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Fundamentalism originally referred to an American Protestant Christian movement occurring at the turn of the 20th century. Since then the term has been adopted by scholars to refer to a worldwide movement that includes various faith traditions. The usefulness of the term lies in its ability to capture the form and functions of a great many religious groups and to define the essence of their agendas. As used by scholars, the term is meant to describe, not evaluate. At the heart of fundamentalist movements is their revolt against modernism and their call to return to the fundamentals of their faith traditions, fundamentals defined either in sacred texts such as the Bible and the Qur'an or in the practices of a faith tradition's founder or original community. Fundamentalism refers, then, to protests against developments associated with modernism, protests that are often energetic, sometimes aggressive, and occasionally violent.
Fundamentalists feel that certain developments associated with modernism undermine religious identity and their own religious worldview. They believe these developments undermine the ability to lead a morally pure life and, in some cases, a life that prepares for the afterlife. Their concern is not with developments in technology and science per se but only with those developments that challenge their religious worldview or have moral implications-as when Darwinian evolutionary theory challenged the creationist theory derived from a literal reading of Genesis.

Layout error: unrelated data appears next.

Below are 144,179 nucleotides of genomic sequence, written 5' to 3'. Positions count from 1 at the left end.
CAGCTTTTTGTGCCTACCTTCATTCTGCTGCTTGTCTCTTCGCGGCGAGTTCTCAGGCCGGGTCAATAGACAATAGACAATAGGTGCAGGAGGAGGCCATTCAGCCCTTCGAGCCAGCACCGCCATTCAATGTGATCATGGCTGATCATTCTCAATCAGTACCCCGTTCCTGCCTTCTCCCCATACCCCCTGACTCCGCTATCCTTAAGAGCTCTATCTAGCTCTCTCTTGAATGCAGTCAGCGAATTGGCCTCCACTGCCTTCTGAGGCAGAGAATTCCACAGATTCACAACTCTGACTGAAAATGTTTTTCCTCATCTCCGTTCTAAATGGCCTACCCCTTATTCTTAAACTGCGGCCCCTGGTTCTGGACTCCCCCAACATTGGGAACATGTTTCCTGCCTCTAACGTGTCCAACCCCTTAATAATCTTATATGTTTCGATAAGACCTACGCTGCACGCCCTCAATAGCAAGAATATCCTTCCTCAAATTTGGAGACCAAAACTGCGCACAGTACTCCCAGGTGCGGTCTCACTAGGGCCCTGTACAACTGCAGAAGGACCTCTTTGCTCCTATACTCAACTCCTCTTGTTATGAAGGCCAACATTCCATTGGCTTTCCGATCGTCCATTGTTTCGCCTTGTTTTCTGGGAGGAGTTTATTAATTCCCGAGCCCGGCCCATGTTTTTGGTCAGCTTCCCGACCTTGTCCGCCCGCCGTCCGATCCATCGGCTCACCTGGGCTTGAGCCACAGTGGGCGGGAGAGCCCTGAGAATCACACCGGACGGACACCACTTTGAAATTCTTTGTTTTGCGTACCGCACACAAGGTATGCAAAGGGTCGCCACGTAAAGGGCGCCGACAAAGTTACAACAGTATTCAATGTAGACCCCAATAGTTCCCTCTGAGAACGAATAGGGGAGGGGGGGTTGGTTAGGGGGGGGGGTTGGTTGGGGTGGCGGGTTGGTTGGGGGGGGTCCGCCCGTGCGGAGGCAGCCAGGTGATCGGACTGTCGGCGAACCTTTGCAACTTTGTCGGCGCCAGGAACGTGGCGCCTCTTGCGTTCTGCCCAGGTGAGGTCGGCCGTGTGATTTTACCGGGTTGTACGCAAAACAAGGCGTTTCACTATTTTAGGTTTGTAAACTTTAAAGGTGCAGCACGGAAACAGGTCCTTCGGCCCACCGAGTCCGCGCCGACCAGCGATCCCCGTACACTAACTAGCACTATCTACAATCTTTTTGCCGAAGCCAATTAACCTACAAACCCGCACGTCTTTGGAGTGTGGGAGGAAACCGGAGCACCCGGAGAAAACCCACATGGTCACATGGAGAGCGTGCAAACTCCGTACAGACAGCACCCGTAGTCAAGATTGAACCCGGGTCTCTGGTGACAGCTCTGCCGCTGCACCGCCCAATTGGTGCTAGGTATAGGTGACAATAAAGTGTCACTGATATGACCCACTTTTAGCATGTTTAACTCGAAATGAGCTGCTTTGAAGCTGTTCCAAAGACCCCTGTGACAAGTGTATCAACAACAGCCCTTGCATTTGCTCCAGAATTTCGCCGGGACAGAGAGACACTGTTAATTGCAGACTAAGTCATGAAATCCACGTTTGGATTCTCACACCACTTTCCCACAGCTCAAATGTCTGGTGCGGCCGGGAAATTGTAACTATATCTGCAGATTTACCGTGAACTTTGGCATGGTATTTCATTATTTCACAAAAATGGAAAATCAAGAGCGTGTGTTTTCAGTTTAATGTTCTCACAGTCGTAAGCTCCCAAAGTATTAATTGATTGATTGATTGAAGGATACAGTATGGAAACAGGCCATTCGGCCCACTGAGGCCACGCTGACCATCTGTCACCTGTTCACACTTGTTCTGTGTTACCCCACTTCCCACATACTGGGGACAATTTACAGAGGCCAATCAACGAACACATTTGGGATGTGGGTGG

In North America, the term fundamentalism has often been used interchangeably with the term evangelism-though more so at the beginning of the fundamentalist movement than in recent times. Evangelism refers to the winning or saving of souls. To evangelize, then, means to lead others to becoming saved. North American fundamentalists are, then, all about being saved and saving others-saved by believing in Jesus as the Lord and saved by accepting the Bible as the literal and inerrant word of God. To be saved, it is not enough to attend church or to try hard to lead a good life. Being saved, say the fundamentalists and evangelicals, entails no less than a total commitment to Christ and a total belief in the Bible. To be a North American Protestant fundamentalist is, then, to embrace a biblical perspective that is clear, free from contradiction, and rejecting of alternative, nonfundamentalist worldviews. Being ecumenical is not, then, a part of the fundamentalist agenda. Therefore, North American Protestant fundamentalism, like other forms of fundamentalism around the world, runs counter to the dominant worldview in most societies today, a worldview that values pluralism and accepts there being multiple perspectives on what is true and valuable.
Nor is it a fundamentalist agenda to promote a separation of religion and state, a separation that has been central in North American and European democratic traditions. This is even more evident in Arab regions of the world where Islamic fundamentalism works to unite societies under Islamic law and under Islamic religious leadership.